Allergies are among the more common maladies affecting average Americans. More than 10 percent of the population is believed to suffer from allergies at one time or another. Defined as a hypersensitivity disorder of the immune system, allergies result when the immune system incorrectly identifies a harmless protein (or, sometimes, a sugar-like molecule called a polysaccharide) as a threat. The immune system reacts to the presence of this “threat” by releasing a substance called histamine, which triggers the inflammatory response. 

This in turn prompts the release of a cascade of inflammatory proteins, which causes symptoms ranging from itching, watery eyes to a stuffy (or runny) nose, swollen nasal passages, and more. Since histamine plays a crucial role in promoting this cascade of immune system chemicals, blocking histamine’s action is one way to nip the allergic response in the bud. Antihistamines are drugs that do just that.

Histamines are released by specialized immune system cells called mast cells. When prompted by the presence of an allergen, mast cells release their supply of histamine and other chemicals. Histamine floods local tissues and quickly binds with specialized receptors on other cells. Working much like a key in a lock, histamine engages with histamine receptors to trigger the release of still more immune system chemicals. Excessive and inappropriate inflammation is the response and miserable allergy symptoms are the result.

Antihistamines are chemicals that mimic histamine closely enough to bind with the histamine receptors, thus blocking the ability of natural histamine to engage with these receptors. Although they block receptors, antihistamines do not trigger the same responses in cells that histamine does. Although antihistamines first came on the scene in the late 1940s as prescription drugs, they are now widely available as over-the-counter drugs. Examples include loratadine (Claritin), cetirizine (Zyrtec), and fexofenadine (Allegra). In fact, second-generation antihistamine drugs with 24-hour activity are often available relatively inexpensively in pharmacies, grocery stores, and even discount club-style warehouse retailers.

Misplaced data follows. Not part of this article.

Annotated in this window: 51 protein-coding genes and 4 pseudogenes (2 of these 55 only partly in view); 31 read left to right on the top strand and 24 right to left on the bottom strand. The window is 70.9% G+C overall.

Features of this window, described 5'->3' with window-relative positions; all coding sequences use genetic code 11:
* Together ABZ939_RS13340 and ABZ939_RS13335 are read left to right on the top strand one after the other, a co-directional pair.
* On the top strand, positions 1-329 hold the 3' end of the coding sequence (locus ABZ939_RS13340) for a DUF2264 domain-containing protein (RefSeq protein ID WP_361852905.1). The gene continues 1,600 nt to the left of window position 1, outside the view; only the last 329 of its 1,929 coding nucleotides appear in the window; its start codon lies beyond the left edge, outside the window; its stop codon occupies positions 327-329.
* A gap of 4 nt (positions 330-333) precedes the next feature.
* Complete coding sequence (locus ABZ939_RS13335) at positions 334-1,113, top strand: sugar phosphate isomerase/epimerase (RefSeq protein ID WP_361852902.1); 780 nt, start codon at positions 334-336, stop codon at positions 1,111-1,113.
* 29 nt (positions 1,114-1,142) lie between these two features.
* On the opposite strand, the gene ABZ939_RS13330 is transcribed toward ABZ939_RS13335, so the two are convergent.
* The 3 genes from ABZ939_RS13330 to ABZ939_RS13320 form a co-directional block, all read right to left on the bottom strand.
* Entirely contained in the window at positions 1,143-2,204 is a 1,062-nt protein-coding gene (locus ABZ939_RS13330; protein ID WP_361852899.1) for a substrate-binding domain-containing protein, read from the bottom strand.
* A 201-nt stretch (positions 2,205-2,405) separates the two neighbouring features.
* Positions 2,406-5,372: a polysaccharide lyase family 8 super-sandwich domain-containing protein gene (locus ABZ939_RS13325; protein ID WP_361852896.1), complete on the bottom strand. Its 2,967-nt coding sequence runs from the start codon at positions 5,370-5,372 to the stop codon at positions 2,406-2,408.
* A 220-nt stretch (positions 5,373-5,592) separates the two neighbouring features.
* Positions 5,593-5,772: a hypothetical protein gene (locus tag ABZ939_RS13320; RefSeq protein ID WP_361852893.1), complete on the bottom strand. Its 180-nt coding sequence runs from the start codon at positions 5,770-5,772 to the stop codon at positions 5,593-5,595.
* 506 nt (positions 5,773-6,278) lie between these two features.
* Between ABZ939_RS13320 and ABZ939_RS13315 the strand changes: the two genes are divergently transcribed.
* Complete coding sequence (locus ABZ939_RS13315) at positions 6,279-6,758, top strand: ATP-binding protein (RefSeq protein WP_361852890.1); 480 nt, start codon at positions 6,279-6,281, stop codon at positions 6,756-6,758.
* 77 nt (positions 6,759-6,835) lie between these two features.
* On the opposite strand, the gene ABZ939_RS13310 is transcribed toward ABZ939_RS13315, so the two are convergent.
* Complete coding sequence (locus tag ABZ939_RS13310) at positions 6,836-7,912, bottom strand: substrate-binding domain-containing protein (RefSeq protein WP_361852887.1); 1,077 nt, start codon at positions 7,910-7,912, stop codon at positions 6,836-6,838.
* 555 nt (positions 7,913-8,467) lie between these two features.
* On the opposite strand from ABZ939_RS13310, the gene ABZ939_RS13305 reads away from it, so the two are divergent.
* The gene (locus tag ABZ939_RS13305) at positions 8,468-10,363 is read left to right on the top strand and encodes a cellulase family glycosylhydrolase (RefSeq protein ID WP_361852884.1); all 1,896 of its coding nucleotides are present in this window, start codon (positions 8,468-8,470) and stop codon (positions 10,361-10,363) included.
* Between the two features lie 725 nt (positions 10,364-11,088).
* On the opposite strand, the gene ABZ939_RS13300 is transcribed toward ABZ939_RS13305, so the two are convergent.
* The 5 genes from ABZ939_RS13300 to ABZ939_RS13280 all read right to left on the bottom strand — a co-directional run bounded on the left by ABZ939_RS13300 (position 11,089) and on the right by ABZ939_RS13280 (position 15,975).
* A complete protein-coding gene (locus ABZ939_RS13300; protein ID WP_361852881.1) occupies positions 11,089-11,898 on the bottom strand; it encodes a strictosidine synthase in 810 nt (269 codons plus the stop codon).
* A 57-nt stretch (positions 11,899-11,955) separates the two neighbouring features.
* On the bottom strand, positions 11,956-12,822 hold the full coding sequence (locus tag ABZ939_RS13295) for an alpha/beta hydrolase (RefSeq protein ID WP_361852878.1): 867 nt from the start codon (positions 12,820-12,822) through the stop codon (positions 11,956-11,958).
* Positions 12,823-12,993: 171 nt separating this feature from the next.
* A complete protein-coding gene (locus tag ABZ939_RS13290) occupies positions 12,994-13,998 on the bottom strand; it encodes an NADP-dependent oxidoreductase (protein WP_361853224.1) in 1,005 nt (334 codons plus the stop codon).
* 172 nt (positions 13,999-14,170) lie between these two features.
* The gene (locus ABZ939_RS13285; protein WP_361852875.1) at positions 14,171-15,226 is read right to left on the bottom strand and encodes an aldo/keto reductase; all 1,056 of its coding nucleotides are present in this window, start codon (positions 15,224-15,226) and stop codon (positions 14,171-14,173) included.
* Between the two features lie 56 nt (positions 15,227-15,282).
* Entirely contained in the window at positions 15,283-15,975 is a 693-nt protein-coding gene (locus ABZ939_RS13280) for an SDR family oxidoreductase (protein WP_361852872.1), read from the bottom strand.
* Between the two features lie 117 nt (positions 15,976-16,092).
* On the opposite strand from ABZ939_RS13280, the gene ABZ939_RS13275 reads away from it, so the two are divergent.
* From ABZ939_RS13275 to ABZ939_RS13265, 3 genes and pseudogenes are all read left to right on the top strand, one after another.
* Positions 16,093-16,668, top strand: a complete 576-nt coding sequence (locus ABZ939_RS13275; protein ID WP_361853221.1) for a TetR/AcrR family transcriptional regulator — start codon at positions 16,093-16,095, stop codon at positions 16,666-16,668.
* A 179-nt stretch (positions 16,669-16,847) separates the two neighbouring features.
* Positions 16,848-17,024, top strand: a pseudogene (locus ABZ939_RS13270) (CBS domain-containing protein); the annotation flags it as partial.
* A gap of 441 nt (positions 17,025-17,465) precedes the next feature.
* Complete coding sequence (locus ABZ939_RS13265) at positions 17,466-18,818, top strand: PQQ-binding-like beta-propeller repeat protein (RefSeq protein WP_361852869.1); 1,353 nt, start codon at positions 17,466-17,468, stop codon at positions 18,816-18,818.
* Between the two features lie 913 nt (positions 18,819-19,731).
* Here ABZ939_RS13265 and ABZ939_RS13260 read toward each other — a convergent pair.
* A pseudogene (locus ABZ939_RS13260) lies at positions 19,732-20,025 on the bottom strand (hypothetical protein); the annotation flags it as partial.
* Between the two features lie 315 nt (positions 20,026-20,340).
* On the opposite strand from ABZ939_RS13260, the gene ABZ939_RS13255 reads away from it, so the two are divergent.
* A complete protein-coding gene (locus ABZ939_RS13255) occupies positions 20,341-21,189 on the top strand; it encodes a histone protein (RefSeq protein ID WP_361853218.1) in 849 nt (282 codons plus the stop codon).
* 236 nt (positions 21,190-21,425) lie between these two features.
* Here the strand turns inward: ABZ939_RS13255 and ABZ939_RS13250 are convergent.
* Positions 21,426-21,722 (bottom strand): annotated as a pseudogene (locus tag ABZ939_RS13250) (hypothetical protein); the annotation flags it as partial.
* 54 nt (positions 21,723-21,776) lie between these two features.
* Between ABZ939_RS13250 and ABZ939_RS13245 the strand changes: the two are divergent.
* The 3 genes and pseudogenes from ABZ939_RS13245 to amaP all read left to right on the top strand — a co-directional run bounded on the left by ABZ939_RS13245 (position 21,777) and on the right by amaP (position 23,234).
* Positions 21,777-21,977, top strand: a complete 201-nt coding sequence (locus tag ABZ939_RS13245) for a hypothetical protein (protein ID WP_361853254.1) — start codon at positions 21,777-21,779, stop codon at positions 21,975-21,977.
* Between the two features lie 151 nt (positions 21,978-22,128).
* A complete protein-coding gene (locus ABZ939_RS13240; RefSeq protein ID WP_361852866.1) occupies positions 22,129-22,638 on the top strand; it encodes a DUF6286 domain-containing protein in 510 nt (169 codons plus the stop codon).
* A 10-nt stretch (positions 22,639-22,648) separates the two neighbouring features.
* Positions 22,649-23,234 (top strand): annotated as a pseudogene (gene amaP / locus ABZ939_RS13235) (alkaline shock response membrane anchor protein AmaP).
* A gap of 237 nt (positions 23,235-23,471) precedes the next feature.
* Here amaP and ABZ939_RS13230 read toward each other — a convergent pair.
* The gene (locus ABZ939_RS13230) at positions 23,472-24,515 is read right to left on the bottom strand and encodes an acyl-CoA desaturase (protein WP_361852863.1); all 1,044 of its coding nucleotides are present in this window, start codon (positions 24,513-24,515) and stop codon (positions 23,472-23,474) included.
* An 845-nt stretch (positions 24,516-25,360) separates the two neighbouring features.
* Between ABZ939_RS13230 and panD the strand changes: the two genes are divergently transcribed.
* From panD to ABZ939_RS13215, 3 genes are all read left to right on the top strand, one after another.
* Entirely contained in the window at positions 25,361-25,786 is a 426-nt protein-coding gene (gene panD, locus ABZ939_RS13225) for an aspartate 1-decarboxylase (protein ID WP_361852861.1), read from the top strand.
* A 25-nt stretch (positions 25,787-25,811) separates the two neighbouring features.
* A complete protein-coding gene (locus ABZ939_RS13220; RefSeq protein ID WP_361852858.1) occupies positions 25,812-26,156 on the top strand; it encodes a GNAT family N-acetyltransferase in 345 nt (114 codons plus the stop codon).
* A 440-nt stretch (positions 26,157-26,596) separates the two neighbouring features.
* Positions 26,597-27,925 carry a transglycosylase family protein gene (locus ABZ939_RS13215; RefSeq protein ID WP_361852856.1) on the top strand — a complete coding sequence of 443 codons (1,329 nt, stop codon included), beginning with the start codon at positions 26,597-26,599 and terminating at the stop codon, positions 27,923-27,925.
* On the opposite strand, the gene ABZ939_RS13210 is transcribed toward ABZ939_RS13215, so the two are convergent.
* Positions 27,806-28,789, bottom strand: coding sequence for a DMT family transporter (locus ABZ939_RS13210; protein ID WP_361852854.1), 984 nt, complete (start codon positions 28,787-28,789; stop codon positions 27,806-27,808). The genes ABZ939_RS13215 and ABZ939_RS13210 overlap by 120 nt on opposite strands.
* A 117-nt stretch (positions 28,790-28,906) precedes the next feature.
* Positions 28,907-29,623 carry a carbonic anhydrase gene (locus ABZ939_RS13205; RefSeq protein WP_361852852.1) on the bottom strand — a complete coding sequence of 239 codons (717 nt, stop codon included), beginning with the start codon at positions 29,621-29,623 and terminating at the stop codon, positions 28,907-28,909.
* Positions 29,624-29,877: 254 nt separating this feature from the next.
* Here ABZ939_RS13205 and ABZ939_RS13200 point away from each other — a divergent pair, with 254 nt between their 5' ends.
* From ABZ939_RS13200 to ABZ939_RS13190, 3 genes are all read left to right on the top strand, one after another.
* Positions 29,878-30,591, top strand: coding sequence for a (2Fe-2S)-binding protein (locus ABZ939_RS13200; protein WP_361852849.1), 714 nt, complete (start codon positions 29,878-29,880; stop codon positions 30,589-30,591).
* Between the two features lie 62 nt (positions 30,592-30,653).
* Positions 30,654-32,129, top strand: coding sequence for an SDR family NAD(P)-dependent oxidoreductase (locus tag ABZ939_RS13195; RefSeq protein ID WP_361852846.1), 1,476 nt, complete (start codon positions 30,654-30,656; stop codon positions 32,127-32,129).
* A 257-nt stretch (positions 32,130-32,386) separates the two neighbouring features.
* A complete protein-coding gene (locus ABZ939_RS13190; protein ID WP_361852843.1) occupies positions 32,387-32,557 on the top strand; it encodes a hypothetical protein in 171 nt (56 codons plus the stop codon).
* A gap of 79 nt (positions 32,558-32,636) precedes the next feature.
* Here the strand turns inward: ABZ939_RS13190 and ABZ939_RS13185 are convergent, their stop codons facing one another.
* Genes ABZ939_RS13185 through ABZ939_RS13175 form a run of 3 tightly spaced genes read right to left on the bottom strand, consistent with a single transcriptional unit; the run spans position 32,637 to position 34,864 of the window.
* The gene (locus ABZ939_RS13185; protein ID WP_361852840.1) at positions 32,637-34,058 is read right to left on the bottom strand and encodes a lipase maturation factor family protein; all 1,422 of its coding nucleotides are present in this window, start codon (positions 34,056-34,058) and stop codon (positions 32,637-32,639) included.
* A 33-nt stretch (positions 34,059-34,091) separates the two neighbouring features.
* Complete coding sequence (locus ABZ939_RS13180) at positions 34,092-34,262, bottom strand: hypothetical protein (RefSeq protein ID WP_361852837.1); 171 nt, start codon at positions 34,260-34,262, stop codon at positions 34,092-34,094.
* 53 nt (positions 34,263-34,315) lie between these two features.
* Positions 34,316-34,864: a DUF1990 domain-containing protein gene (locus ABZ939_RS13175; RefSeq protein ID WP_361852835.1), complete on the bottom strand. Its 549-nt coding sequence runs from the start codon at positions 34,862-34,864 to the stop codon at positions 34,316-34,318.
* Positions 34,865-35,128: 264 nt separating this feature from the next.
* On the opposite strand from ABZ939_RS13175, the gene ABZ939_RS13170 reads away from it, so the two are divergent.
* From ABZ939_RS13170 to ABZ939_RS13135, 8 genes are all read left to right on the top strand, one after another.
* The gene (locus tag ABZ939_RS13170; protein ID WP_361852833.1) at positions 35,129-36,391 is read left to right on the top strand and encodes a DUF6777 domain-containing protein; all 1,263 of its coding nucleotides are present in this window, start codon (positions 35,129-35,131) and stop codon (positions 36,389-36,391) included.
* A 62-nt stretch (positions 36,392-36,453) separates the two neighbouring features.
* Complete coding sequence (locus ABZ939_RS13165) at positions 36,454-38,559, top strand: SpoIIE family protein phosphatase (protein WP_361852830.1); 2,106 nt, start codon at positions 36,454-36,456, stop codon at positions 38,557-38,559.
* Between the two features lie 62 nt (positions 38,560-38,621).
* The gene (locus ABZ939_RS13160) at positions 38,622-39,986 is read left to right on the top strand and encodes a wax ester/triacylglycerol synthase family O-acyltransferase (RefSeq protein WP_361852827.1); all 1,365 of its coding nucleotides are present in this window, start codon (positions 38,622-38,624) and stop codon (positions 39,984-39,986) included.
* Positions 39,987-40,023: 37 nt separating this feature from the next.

The First Generation

The first antihistamine, diphenhydramine HCl (e.g. Benadryl), was originally available by prescription only. Eventually it went generic, which lowered the cost of the drug. The drug was very popular.

Other examples of first-generation antihistamines include brompheniramine (Dimetapp), chlorpheniramine (Chlor-Trimeton), and dimenhydrinate (Dramamine). Ultimately, manufacturers developed second-generation antihistamines to compete with diphenhydramine and other first-generation antihistamines.

In time, the FDA agreed to allow diphenhydramine to be sold without a prescription. Eventually, a number of second-generation antihistamines followed this pattern, which greatly increased the availability and affordability of these safe and effective allergy medications. Although the arrival of diphenhydramine on the market represented an important breakthrough for allergy sufferers, it had one notable side effect: the drug makes some people sleepy. 

In fact, this side effect has been exploited by manufacturers, who repackage the drug as a sleep aid. Diphenhydramine appears in a wide range of over-the-counter sleep aid formulations, due to its ability to induce drowsiness. This effect occurs because diphenhydramine crosses the blood-brain barrier. The blood-brain barrier is a sort of physiological filter that blocks many substances from entering the brain. This offers some degree of protection to the sensitive central nervous system. 

Diphenhydramine, and other first-generation medications, are able to cross this barrier and bind with histamine receptors in brain cells, which accounts for their sedating effects. For better or worse, this side effect of diphenhydramine has led many people to associate antihistamine use in general with drowsiness. But second-generation drugs, such as cetirizine, or loratadine, are not sedating. In fact, second-generation antihistamines have very few side effects in healthy adults.

Use With Caution

Because they can induce sleepiness, first-generation antihistamines should be used with extreme caution, especially when driving or operating heavy machinery. These drugs should not be taken along with sedatives, sleeping pills, or muscle relaxants, except under a doctor’s supervision.

When taken to induce or enhance sleep, some first-generation antihistamines may be associated with a next-day sedative effect, which might be described as a sort of “hangover.” Not all people experience this effect, however.